Tree-crop interactions in traditional agroforestry systems of Garhwal Himalaya. 1. Phytotoxic effects of farm trees on food crops.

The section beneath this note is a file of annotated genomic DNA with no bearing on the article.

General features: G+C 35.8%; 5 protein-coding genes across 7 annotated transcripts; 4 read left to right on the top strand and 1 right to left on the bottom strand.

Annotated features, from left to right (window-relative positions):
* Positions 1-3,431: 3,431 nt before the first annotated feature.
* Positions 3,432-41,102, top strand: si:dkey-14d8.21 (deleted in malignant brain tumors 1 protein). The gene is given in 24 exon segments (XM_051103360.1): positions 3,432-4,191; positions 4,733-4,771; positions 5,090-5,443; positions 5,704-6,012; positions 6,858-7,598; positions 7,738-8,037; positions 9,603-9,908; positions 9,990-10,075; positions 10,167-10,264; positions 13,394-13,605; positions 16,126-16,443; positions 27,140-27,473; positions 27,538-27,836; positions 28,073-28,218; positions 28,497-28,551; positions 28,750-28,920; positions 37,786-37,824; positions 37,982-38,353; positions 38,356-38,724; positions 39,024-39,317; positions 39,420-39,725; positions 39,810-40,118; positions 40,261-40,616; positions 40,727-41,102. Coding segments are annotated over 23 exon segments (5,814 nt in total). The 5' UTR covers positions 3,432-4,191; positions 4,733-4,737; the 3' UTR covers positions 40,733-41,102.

In the traditional agroforestry systems of the Garhwal Himalaya, Uttar Pradesh, fuel, fodder and small timber (multipurpose) trees are cultivated in or around agricultural fields. Some of the tree species used have allelopathic effects on crops so are not grown on a large scale. A comprehensive study of interactions between trees, crops and weeds in these systems is underway, and this paper reports on the toxic activity of the leaves and bark of some major species (Grewia oppositifolia, Ficus roxburghii, Bauhinia variegata, Kydia calycina) on germination and seedling growth of some important food crops (Japanese barnyard millet, Echinochloa frumentacea; finger millet, Eleusine coracana; maize, Zea mays; cowpeas, Vigna unguiculata; soyabeans, Glycine max). In general bark extract of K. calycina and G. oppositifolia significantly reduced germination of all crops, followed by leaf and bark extracts of B. variegata. Radicle growth of all crops except finger millet was suppressed by bark extracts, and leaf extracts reduced radicle growth of all crops. Soyabeans were the most susceptible and barnyard millet most resistant to the toxic action of the tree extracts.